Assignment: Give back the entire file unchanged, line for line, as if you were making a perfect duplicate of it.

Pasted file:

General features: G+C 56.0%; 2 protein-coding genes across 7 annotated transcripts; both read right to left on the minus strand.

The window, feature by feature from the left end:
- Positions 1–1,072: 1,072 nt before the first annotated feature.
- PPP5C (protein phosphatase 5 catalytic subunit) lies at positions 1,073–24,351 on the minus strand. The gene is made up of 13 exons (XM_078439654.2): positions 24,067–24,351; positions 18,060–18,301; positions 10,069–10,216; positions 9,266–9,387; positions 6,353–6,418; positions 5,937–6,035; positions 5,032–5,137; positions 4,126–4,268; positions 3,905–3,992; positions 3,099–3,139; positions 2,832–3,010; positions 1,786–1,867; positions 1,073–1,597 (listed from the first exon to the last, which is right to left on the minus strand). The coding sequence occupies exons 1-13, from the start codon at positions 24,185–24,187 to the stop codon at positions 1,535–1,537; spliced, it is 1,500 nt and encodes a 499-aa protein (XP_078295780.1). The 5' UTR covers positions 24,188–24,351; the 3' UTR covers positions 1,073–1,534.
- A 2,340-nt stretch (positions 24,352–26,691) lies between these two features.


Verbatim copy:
General features: G+C 56.0%; 2 protein-coding genes across 7 annotated transcripts; both read right to left on the minus strand.

The window, feature by feature from the left end:
- Positions 1–1,072: 1,072 nt before the first annotated feature.
- PPP5C (protein phosphatase 5 catalytic subunit) lies at positions 1,073–24,351 on the minus strand. The gene is made up of 13 exons (XM_078439654.2): positions 24,067–24,351; positions 18,060–18,301; positions 10,069–10,216; positions 9,266–9,387; positions 6,353–6,418; positions 5,937–6,035; positions 5,032–5,137; positions 4,126–4,268; positions 3,905–3,992; positions 3,099–3,139; positions 2,832–3,010; positions 1,786–1,867; positions 1,073–1,597 (listed from the first exon to the last, which is right to left on the minus strand). The coding sequence occupies exons 1-13, from the start codon at positions 24,185–24,187 to the stop codon at positions 1,535–1,537; spliced, it is 1,500 nt and encodes a 499-aa protein (XP_078295780.1). The 5' UTR covers positions 24,188–24,351; the 3' UTR covers positions 1,073–1,534.
- A 2,340-nt stretch (positions 24,352–26,691) lies between these two features.